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RIP Boxer Joe Frazier January 12, 1944 – November 7, 2011

Tuesday, November 8, 2011

In Memory of  World Heavyweight Boxer

"The man with the greatest left hook "



Joe Frazier also known as Smokin' Joe, was a former Olympic and Undisputed World Heavyweight boxing champion, whose professional career lasted from 1965 to 1976, with a brief comeback in 1981. Frazier had 29 consecutive victories. 





Frazier emerged as the top contender in the late 1960s, defeating the likes of Jerry Quarry, Oscar Bonavena, Buster Mathis, Eddie Machen, Doug Jones, George Chuvalo and Jimmy Ellis en route to becoming undisputed heavyweight champion in 1970, and followed up by defeating Muhammad Ali on points in the highly-anticipated "Fight of the Century" in 1971. Two years later Frazier lost his title when he was knocked out by George Foreman. He fought on, beating Joe Bugner, losing a rematch to Ali, and beating Quarry and Ellis again.



Mohammed Ali : "The world has lost a great champion I will always remember Joe with respect and admiration,' Ali said in a statement about the death of his great rival. 'My sympathy goes out to his family and loved ones." 



Floyd Mayweather (via Twitter): RIP Smokin’ Joe. My thoughts and prayers go out to the Frazier family. We lost an all time great tonight. My condolences go out to the family of the late great Joe Frazier. #TheMoneyTeam will pay for his funeral services.
Manny Pacquiao: Boxing lost a great champion, and the sport lost a great ambassador. My prayers go out to his family.
Oscar De La Hoya (via Twitter): I will miss you my friend. R.I.P. Joe Frazier
Shane Mosley (via Twitter): Joe Frazier one of the greatest heavyweight champion (sic) ever. RIP.








Joe Frazier's rivalry with Muhammed Ali will always be remembered as one of the greatest rivalries in a golden era for heavyweight boxing

The two unbeaten fighters came together on March 8, 1971, at Madison Square Garden in New York City.Reigning heavyweight champion Joe Frazier went into the fight with a 26-0 record, while challenger Muhammad Ali had an even more impressive 31 wins from 31 fights.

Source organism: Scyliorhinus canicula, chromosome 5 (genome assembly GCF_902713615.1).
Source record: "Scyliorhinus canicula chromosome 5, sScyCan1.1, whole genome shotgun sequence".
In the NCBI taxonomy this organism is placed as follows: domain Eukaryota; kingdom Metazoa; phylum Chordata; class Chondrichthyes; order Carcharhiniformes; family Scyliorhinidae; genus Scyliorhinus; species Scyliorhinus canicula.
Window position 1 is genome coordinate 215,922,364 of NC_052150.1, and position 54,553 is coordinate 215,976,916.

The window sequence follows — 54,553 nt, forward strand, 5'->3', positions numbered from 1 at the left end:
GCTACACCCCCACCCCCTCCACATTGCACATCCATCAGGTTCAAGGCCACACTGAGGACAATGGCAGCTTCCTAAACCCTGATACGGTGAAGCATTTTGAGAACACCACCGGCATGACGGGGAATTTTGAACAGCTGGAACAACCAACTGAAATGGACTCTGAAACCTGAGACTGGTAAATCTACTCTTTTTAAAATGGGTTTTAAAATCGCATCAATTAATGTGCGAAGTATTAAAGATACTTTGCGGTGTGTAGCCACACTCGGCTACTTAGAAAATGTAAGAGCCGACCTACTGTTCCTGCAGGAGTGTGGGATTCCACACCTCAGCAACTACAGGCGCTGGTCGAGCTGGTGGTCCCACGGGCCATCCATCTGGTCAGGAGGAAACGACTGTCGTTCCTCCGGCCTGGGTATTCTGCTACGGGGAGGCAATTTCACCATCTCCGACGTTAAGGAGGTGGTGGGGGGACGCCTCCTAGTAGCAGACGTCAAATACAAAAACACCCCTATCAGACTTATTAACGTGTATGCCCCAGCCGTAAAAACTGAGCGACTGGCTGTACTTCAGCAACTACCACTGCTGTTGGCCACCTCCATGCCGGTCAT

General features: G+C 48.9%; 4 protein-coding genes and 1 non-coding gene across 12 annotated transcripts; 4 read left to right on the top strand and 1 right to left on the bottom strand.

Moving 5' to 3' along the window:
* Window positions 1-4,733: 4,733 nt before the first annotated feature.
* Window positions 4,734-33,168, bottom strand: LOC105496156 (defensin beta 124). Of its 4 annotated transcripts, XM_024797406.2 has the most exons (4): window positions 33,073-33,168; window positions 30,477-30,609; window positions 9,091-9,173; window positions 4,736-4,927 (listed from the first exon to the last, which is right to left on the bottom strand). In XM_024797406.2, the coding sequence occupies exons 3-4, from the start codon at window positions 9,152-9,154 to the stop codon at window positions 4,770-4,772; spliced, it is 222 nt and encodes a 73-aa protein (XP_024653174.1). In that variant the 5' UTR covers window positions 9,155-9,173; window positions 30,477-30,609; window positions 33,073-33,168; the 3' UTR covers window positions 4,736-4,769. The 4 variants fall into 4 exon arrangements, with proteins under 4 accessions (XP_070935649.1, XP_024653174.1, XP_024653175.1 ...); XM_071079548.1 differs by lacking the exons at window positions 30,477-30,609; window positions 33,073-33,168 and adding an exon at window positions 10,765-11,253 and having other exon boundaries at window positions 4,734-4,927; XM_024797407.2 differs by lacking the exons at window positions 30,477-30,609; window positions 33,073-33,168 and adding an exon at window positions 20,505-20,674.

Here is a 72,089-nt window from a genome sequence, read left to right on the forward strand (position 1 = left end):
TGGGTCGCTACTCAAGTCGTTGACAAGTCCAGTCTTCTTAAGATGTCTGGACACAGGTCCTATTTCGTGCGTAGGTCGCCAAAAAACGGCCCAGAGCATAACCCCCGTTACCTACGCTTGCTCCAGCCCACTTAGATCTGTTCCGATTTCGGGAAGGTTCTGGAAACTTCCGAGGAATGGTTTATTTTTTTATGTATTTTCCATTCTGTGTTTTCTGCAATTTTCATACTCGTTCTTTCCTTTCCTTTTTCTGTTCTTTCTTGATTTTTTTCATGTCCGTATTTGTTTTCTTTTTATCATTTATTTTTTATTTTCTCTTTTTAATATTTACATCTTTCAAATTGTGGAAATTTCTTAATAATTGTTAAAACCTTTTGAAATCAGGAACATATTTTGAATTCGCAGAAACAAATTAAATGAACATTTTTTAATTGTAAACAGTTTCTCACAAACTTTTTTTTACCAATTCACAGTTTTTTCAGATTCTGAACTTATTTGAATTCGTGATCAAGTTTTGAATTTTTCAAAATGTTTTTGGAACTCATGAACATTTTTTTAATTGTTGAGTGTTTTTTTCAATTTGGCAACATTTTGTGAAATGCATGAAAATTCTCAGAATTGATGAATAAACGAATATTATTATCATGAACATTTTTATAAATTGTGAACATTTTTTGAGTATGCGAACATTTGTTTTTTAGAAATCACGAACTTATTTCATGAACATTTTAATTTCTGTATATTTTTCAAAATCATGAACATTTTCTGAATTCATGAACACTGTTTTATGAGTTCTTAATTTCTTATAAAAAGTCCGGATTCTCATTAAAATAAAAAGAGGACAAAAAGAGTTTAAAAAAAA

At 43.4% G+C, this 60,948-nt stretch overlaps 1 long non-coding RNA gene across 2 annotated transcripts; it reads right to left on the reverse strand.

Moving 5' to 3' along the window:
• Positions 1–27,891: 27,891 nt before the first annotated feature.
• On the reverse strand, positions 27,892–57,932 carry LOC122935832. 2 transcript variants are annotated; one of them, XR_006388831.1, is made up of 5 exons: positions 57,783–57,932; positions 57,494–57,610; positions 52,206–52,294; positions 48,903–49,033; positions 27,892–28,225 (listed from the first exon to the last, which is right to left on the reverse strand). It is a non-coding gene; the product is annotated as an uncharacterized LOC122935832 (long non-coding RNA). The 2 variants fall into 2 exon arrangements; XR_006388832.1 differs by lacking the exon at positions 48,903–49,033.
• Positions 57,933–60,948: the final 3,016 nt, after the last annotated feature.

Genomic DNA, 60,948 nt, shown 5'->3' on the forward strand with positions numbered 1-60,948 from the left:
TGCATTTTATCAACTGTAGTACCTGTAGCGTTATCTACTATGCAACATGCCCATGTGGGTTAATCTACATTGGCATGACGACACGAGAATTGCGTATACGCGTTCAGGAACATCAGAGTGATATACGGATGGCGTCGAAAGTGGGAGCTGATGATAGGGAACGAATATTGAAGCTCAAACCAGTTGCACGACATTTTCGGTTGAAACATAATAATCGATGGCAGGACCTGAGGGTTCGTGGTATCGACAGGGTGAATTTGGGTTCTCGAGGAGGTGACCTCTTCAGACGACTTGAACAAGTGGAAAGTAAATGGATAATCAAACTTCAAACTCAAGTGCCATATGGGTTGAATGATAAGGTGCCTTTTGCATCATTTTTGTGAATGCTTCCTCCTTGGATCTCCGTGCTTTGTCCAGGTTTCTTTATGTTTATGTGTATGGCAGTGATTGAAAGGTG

Promoters had bulled it as the 'Fight of the Century' before the first punch was thrown - and it certainly lived up to the hype, going the full 15 rounds.

Early in that final round Frazier landed a spectacular left hook that put Ali on his back for only the third time in his career. A few minutes later the judges made it official: Frazier had retained the title with a unanimous decision, dealing Ali his first professional loss.

The second fight on January 28, 1974, also in New york, is regarded as the least significant of the three fights, but gave Ali a chance to gain revenge for his defeat three years earlier.
That second fight set up the famous 'Thrilla in Manila'.
In the searing heat of Philippines the two men contested one of the greatest bouts of the 20th century.

Before the fight Ali boasted to his trainers that he was going to 'put a whuppin' on Frazier.
In  the early round he did just that but Frazier refused to go down or stop coming forward, frustrating Ali, who screamed 'You stupid chump, you!' at Frazier in the fourth round.

As Ali began to tire Frazier was able to dominate the middle rounds.
At the beginning of the seventh round, Ali reportedly whispered in Frazier's ear: 'Joe, they told me you was all washed up', to which Frazier replied: 'They told you wrong, pretty boy.'

Frazier began to slow down and tire, and Ali slowly turned the tide, unloading a series of fast combinations on Frazier.In round 14, Frazier was almost blind as he stepped in, and was met once more with punishing blows from Ali. 


Eddie Futch decided to stop the fight between rounds rather than risk a similar or worse fate for Frazier in the 15th. Frazier protested stopping the fight, shouting 'I want him boss,' and trying to get Futch to change his mind. Futch simply replied: 'It's all over. No one will forget what you did here today.'


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